Vanderbilt Law School Faculty Publications

Courts and commentators have long been concerned with holdout problems in the law. This Article focuses on a holdout problem in class action litigation known as objector “blackmail.” Objector blackmail occurs when individual class members delay the final resolution of class action settlements by filing meritless appeals in the hope of inducing class counsel to pay them a side settlement to drop their appeals. It is thought that class counsel pay these side settlements because they cannot receive their fee awards until all appeals from the settlement are resolved. Although several solutions to the blackmail problem have been proposed, both ...


Insurers, Illusions Of Judgment & Litigation, Chris Guthrie, Jeffrey J. Rachlinski Jan 2006

Insurers, Illusions Of Judgment & Litigation, Chris Guthrie, Jeffrey J. Rachlinski

Vanderbilt Law School Faculty Publications

Insurers play a critical role in the civil justice system. By providing liability insurance to parties who would otherwise be untenable as defendants, insurers make litigation possible. Once litigation materializes, insurers provide representation, pay legal fees, and often play a central role in resolving disputes through settlement or adjudication. In this paper, we explore empirically how these key litigation players make important decisions in the litigation process, like evaluating a case, deciding whether to settle, and if so, on what terms. We find that insurers, though not entirely immune to the effects of cognitive illusions that have been shown to ...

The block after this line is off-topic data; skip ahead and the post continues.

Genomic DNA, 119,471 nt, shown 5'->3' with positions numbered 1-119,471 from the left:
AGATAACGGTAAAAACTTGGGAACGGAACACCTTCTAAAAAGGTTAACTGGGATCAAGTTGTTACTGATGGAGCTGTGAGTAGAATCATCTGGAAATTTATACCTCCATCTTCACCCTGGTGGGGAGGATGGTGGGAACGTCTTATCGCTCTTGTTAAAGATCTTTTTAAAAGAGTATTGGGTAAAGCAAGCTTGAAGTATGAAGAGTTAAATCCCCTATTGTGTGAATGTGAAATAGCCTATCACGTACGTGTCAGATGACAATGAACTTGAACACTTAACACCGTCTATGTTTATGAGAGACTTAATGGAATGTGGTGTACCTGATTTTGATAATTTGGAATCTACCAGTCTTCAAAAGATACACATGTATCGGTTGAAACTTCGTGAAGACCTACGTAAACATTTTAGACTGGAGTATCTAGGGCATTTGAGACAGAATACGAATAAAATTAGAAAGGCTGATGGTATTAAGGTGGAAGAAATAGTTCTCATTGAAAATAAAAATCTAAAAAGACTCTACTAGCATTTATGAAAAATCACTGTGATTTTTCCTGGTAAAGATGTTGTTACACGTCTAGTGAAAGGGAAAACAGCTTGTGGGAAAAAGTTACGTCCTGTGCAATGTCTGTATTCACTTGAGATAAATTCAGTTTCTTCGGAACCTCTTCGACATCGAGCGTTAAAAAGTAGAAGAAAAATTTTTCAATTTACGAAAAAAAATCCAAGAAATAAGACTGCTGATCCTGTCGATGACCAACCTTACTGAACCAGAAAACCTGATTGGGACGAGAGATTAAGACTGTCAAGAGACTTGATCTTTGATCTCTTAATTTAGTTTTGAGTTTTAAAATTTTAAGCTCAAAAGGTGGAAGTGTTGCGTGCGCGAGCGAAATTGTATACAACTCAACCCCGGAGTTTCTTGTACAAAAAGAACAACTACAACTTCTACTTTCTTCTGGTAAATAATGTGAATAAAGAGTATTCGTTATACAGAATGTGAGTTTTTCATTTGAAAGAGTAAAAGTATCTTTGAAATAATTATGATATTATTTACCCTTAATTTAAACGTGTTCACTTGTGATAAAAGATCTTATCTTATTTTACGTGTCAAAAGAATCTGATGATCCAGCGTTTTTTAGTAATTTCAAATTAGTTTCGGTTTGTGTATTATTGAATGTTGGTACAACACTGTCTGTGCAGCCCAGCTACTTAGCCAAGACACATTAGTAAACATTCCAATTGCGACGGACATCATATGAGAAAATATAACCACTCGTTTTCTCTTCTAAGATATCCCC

Procedural Justice Research And The Paucity Of Trials, Chris Guthrie Jan 2002

Procedural Justice Research And The Paucity Of Trials, Chris Guthrie

Vanderbilt Law School Faculty Publications

Professor Deborah Hensler tells an important cautionary tale about mandatory mediation in her thoughtful and provocative contribution to this volume. In Suppose It's Not True: Challenging Mediation Ideology, Hensler observes that courts are now requiring litigants to mediate civil cases "on the grounds that litigants prefer [mediation] to traditional litigation," yet there is "a long line of social psychological research on individuals' evaluations of different dispute resolution procedures" consistent with the "idea that litigants might prefer adversarial litigation and adjudication" to mediation.' Hensler acknowledges that "some experimental research has found that subjects prefer mediation," but she argues that "the ...


Development Of An Early Identification And Response Model Of Malpractice Prevention, Ellen Wright Clayton, Gerald B. Hickson, James W. Pichert, Charles F. Federspiel Jan 1997

Development Of An Early Identification And Response Model Of Malpractice Prevention, Ellen Wright Clayton, Gerald B. Hickson, James W. Pichert, Charles F. Federspiel

Vanderbilt Law School Faculty Publications

The dramatic rise in the incidence of malpractice claims over the past thirty years has revealed several problems with the U.S. system of medical dispute resolution. First, the sudden and unexpected increase in claims has created an insurance crisis wherein various medical specialists have had difficulty obtaining affordable insurance coverage. One such crisis occurred in Florida in the mid-1980's, when an inability of many physicians to procure medical malpractice coverage caused some to limit or curtail their practice. This resulted in access problems for the public. This phenomenon has disproportionately befallen physicians practicing obstetric medicine. Second, besides contributing ...